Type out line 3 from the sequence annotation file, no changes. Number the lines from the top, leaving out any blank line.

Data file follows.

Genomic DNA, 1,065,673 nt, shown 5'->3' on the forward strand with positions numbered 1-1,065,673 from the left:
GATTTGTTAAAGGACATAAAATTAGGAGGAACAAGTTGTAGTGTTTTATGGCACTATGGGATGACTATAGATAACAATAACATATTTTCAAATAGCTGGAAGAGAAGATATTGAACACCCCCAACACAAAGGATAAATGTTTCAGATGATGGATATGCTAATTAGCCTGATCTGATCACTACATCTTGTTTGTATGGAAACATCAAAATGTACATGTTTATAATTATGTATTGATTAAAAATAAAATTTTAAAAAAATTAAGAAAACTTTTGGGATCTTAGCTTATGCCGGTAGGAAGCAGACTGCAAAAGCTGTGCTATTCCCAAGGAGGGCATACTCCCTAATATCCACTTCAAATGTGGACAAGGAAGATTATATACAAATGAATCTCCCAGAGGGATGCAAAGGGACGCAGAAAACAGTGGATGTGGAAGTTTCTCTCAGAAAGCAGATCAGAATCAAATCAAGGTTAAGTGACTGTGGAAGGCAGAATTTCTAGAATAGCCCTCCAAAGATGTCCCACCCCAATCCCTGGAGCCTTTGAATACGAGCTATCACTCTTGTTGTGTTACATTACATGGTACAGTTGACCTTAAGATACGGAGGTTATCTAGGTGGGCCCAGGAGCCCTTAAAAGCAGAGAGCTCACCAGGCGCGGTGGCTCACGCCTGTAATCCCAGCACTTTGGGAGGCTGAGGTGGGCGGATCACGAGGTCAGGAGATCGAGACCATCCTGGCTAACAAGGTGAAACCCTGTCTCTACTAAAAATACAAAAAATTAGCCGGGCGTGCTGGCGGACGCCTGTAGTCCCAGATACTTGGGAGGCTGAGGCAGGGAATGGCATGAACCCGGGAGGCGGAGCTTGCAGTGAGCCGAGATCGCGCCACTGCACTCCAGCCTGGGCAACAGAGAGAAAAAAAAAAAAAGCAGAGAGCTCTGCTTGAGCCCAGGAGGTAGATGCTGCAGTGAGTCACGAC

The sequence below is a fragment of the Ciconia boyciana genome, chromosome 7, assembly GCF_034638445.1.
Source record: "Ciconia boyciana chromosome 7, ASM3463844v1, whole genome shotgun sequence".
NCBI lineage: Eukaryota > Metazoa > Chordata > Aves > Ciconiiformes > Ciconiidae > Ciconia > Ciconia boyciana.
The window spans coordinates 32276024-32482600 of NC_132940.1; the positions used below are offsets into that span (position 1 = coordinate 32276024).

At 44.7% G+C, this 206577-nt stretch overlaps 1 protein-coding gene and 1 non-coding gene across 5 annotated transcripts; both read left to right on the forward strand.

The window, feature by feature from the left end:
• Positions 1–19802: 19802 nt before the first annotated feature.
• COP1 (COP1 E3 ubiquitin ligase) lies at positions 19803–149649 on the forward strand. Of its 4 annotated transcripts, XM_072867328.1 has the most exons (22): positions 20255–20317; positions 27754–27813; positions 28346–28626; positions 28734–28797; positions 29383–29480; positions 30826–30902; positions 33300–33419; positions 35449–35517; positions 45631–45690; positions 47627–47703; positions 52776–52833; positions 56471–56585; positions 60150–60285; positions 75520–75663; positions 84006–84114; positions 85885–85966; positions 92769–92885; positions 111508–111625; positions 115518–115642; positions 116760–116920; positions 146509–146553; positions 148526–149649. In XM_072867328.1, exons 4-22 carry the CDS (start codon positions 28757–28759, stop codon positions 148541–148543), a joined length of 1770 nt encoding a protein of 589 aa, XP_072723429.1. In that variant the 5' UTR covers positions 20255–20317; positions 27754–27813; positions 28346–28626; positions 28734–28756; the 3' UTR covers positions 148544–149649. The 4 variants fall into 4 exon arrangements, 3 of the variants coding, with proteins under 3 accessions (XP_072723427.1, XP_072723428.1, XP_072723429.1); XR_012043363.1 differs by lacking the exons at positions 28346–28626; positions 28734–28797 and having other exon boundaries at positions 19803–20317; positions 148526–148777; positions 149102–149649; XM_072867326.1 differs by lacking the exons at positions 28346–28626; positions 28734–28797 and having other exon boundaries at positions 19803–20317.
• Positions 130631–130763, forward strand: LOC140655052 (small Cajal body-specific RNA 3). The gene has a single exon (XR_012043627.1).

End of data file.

The sequence below is a fragment of the Ciconia boyciana genome, chromosome 7, assembly GCF_034638445.1.